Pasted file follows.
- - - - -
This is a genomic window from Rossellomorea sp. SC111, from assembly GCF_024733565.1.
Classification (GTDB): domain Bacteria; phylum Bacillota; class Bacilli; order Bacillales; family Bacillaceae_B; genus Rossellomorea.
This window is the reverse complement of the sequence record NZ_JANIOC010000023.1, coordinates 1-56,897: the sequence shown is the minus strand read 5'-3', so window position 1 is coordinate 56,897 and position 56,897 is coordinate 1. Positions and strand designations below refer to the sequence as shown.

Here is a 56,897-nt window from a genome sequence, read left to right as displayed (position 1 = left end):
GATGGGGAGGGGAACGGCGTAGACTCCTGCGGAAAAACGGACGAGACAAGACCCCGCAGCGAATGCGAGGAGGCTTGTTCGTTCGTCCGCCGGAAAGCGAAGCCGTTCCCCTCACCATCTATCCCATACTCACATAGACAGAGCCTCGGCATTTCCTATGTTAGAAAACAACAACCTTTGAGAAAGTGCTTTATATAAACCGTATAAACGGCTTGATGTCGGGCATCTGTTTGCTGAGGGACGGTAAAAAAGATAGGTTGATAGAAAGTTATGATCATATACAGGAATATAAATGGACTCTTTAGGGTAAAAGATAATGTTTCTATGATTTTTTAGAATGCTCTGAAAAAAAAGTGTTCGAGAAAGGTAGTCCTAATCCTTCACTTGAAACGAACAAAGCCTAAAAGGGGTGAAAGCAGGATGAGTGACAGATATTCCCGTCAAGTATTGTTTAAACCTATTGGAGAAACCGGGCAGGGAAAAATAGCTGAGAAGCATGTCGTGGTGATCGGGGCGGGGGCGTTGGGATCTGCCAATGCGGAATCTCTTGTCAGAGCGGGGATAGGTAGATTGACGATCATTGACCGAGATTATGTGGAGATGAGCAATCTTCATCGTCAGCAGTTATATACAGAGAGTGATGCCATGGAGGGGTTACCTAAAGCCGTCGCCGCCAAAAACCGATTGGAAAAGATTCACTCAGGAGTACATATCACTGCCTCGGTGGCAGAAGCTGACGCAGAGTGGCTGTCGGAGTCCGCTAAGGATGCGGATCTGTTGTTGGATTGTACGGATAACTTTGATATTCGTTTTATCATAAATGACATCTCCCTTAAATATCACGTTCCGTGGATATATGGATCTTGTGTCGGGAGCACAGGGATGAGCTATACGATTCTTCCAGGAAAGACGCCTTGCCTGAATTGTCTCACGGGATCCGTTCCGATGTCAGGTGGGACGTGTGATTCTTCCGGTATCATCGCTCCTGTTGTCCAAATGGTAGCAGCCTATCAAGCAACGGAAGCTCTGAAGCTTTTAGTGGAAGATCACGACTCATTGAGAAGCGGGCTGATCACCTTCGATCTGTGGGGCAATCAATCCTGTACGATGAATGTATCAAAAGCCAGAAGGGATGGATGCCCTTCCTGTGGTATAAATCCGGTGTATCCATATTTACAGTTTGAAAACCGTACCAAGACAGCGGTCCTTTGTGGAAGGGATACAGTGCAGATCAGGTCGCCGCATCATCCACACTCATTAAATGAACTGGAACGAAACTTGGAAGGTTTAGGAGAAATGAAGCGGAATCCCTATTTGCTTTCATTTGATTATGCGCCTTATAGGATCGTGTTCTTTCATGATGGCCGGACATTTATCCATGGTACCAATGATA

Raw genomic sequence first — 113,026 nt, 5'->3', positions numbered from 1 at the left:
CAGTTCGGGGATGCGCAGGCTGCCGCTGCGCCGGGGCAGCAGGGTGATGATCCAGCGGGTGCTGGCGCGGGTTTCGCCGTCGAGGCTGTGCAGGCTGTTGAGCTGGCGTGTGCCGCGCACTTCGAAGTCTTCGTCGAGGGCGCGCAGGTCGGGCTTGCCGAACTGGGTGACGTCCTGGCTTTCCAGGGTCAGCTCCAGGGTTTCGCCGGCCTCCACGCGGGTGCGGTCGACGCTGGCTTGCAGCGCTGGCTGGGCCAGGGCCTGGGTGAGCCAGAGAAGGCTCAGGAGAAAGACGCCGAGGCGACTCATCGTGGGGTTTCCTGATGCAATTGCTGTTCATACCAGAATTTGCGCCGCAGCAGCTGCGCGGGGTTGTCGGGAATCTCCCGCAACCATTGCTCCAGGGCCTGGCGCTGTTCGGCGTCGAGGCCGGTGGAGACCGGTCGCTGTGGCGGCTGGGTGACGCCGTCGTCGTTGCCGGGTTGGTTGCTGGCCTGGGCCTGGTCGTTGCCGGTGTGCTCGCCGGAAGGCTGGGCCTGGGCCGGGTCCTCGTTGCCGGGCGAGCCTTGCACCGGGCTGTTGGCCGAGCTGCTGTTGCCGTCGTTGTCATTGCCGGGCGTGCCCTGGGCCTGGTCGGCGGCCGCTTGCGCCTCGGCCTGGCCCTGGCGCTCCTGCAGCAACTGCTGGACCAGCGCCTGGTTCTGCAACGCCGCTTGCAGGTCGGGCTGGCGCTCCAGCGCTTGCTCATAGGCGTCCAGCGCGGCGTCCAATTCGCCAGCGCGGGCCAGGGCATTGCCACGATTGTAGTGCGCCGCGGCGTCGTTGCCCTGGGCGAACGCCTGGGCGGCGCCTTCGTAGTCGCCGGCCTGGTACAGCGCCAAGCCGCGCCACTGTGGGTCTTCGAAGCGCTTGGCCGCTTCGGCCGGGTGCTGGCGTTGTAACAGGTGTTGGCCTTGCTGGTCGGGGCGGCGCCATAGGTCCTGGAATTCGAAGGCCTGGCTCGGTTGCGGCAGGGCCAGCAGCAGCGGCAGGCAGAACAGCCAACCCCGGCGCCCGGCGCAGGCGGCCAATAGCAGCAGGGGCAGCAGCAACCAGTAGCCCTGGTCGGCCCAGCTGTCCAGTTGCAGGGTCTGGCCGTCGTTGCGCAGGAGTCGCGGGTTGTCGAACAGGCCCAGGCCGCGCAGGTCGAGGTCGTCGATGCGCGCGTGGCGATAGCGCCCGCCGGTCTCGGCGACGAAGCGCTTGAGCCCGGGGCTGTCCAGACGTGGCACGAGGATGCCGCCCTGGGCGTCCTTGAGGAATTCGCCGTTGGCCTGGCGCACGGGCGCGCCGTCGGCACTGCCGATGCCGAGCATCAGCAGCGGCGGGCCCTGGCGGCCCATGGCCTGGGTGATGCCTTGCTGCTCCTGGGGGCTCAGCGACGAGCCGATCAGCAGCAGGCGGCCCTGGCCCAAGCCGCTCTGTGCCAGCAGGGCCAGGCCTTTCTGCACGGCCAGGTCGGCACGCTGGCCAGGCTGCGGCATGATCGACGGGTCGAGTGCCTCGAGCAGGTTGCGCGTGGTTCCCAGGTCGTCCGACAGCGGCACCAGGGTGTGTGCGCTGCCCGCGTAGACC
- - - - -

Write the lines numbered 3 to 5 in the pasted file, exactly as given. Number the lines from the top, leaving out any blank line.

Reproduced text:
This window is the reverse complement of the sequence record NZ_JANIOC010000023.1, coordinates 1-56,897: the sequence shown is the minus strand read 5'-3', so window position 1 is coordinate 56,897 and position 56,897 is coordinate 1. Positions and strand designations below refer to the sequence as shown.

Here is a 56,897-nt window from a genome sequence, read left to right as displayed (position 1 = left end):
GATGGGGAGGGGAACGGCGTAGACTCCTGCGGAAAAACGGACGAGACAAGACCCCGCAGCGAATGCGAGGAGGCTTGTTCGTTCGTCCGCCGGAAAGCGAAGCCGTTCCCCTCACCATCTATCCCATACTCACATAGACAGAGCCTCGGCATTTCCTATGTTAGAAAACAACAACCTTTGAGAAAGTGCTTTATATAAACCGTATAAACGGCTTGATGTCGGGCATCTGTTTGCTGAGGGACGGTAAAAAAGATAGGTTGATAGAAAGTTATGATCATATACAGGAATATAAATGGACTCTTTAGGGTAAAAGATAATGTTTCTATGATTTTTTAGAATGCTCTGAAAAAAAAGTGTTCGAGAAAGGTAGTCCTAATCCTTCACTTGAAACGAACAAAGCCTAAAAGGGGTGAAAGCAGGATGAGTGACAGATATTCCCGTCAAGTATTGTTTAAACCTATTGGAGAAACCGGGCAGGGAAAAATAGCTGAGAAGCATGTCGTGGTGATCGGGGCGGGGGCGTTGGGATCTGCCAATGCGGAATCTCTTGTCAGAGCGGGGATAGGTAGATTGACGATCATTGACCGAGATTATGTGGAGATGAGCAATCTTCATCGTCAGCAGTTATATACAGAGAGTGATGCCATGGAGGGGTTACCTAAAGCCGTCGCCGCCAAAAACCGATTGGAAAAGATTCACTCAGGAGTACATATCACTGCCTCGGTGGCAGAAGCTGACGCAGAGTGGCTGTCGGAGTCCGCTAAGGATGCGGATCTGTTGTTGGATTGTACGGATAACTTTGATATTCGTTTTATCATAAATGACATCTCCCTTAAATATCACGTTCCGTGGATATATGGATCTTGTGTCGGGAGCACAGGGATGAGCTATACGATTCTTCCAGGAAAGACGCCTTGCCTGAATTGTCTCACGGGATCCGTTCCGATGTCAGGTGGGACGTGTGATTCTTCCGGTATCATCGCTCCTGTTGTCCAAATGGTAGCAGCCTATCAAGCAACGGAAGCTCTGAAGCTTTTAGTGGAAGATCACGACTCATTGAGAAGCGGGCTGATCACCTTCGATCTGTGGGGCAATCAATCCTGTACGATGAATGTATCAAAAGCCAGAAGGGATGGATGCCCTTCCTGTGGTATAAATCCGGTGTATCCATATTTACAGTTTGAAAACCGTACCAAGACAGCGGTCCTTTGTGGAAGGGATACAGTGCAGATCAGGTCGCCGCATCATCCACACTCATTAAATGAACTGGAACGAAACTTGGAAGGTTTAGGAGAAATGAAGCGGAATCCCTATTTGCTTTCATTTGATTATGCGCCTTATAGGATCGTGTTCTTTCATGATGGCCGGACATTTATCCATGGTACCAATGATA